Streaming Media East '15: Big Data Baffles Many Video Providers
When it comes to data, “the trouble is now not capturing it...it’s actually making it actionable” that is still presenting many video providers with problems, according to Joe Inzerillo, EVP and CTO of Major League Baseball Advanced Media. That seemed to be the consensus among the panelists in the “Dissecting Big Data: Trends in Video Consumption and Behavior” session at Streaming Media East.
“We’re sitting on about eight years of data. Our use of that data has been very hard,” says Jim O’Neill, principal analyst at Ooyala. Analytics, O’Neill says, “are our bread and butter” but that doesn’t mean making sense of data is any less tricky for his company. And he isn’t alone. He says that he talked with a representative of TiVo recently who said that company has 10 years-worth of data that they are only starting to act on.
Two themes emerged during the discussion about the successful use of data. Human involvement remains important, and so does asking the right questions.
Michael Dube, streaming media manager at NPR, says “NPR, over the last few years, has been quietly figuring out how we want to increase engagement…” Data played a big role in that, but so did human curation. In about four years, NPR managed to increase the average time spent with its content from just about 4 minutes per session to anywhere between 40 and 60 minutes. And now Dube says, “We’re neck-deep in the middle of formulating an overall video plan for the organization.”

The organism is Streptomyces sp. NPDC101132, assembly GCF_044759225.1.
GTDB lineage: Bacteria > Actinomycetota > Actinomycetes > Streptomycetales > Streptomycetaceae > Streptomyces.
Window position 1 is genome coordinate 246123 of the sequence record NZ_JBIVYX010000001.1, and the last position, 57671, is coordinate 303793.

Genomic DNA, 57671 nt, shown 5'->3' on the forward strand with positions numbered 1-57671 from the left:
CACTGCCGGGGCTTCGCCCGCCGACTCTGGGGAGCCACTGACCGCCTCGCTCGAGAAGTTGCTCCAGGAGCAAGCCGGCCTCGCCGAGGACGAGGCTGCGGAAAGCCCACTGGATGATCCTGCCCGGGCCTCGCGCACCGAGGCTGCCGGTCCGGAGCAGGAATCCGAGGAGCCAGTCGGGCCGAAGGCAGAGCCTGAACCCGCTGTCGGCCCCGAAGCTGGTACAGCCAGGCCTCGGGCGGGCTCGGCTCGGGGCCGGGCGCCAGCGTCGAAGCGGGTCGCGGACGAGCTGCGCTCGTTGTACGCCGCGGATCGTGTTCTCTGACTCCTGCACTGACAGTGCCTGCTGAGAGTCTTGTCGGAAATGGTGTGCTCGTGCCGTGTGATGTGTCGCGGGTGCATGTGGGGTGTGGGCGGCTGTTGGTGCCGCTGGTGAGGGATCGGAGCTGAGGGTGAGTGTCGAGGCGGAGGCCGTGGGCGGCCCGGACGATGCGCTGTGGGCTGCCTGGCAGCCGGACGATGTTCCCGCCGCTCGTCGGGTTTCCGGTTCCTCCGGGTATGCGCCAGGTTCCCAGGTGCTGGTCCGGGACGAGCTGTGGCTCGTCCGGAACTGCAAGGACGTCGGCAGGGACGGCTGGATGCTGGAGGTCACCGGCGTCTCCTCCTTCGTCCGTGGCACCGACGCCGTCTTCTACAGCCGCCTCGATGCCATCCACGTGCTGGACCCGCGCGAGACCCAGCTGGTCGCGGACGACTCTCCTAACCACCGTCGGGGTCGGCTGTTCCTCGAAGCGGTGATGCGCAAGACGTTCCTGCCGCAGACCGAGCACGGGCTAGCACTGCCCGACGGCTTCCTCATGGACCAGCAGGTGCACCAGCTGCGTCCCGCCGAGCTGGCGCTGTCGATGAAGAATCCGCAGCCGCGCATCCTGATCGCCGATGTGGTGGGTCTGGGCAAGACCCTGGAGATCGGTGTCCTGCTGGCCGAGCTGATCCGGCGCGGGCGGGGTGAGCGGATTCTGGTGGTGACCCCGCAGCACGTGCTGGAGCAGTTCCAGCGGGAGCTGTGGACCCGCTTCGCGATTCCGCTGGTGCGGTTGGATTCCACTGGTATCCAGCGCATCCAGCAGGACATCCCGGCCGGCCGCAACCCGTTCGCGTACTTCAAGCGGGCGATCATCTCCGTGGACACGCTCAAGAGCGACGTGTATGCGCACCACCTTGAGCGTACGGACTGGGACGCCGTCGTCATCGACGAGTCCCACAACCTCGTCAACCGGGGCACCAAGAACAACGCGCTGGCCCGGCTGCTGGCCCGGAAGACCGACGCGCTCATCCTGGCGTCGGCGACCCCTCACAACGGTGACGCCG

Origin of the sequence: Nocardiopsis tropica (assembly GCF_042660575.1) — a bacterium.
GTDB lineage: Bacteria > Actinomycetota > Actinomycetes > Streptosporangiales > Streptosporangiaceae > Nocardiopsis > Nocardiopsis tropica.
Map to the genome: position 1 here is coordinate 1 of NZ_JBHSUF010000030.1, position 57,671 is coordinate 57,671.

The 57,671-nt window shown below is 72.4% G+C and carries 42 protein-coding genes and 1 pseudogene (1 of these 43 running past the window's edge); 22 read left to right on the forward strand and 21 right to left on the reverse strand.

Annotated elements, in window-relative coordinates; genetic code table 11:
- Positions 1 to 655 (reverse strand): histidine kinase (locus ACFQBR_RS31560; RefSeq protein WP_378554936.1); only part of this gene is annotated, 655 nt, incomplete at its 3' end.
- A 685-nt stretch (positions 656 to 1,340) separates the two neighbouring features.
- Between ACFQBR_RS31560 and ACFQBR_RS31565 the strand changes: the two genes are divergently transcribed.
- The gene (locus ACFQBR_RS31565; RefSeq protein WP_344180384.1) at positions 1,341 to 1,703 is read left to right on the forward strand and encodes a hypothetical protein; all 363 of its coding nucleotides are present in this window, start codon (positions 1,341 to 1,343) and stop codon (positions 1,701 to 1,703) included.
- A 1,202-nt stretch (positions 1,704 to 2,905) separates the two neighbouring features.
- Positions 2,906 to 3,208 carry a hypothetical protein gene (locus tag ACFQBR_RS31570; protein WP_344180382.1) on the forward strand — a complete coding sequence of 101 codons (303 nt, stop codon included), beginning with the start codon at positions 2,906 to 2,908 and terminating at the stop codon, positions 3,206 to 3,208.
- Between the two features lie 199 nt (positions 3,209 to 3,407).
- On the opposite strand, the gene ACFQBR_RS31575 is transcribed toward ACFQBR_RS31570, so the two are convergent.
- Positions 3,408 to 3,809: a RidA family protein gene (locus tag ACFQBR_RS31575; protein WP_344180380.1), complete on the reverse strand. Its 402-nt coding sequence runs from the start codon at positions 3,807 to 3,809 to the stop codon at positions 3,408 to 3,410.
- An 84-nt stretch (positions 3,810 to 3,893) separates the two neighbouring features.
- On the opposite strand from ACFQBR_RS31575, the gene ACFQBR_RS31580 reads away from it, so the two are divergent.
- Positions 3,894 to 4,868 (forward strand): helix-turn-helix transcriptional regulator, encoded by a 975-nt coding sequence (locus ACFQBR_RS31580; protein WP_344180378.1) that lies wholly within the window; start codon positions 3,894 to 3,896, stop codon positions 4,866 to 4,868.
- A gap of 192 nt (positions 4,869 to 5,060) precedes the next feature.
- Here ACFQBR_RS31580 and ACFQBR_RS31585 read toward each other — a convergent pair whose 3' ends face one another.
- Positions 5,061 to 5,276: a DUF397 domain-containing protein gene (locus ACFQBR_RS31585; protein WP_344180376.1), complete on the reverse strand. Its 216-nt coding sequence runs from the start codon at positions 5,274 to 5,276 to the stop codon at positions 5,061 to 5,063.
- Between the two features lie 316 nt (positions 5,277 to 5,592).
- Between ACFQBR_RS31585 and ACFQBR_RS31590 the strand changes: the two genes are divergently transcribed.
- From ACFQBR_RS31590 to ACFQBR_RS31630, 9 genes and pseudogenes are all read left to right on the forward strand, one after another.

Like Dube and NPR, Inzerillo warns against relying too heavily on data. For instance, MLB found that the average time viewers were watching clips on the homepage was about 12 seconds. When the company decided to do some A/B testing using 12-second clips it found that such a short timeframe made for really bad clips. While the data may have showed how long people were watching clips, it wasn’t necessarily telling why they were tuning out.
Asking the right questions and using human intuition and decision-making is important when it comes to working with data, especially for millennials.
Dube told a story about his onboarding process at NPR. He watched an interview of 12 NPR listeners between the ages of 18 and 30. Only one knew NPR was available on the radio. Many of those listeners access content through the NPR One app which provides a more personal experience based on the listener does and doesn’t like.
While statistics may show that millennials only watch about 90 seconds of video, the panel warned against taking that at face value and simply producing 90-second videos. “Millenials just have different taste, and when you give them what they want, you see the stickiness,” Inzerillo says.
Moderator Ade Adeosum, VP of digital enterprise analytics at comScore, says the main difference between millenials and other groups is that their tolerance level is much different. If publishers don't capture their attention quickly millenials will not stick around. For this reason it’s important to use data not only to find out how long users are watching for, but to also discover why they tune out and what keeps them around. In the end, big data is useless if publishers don’t ask it the right questions and unearth the right information.
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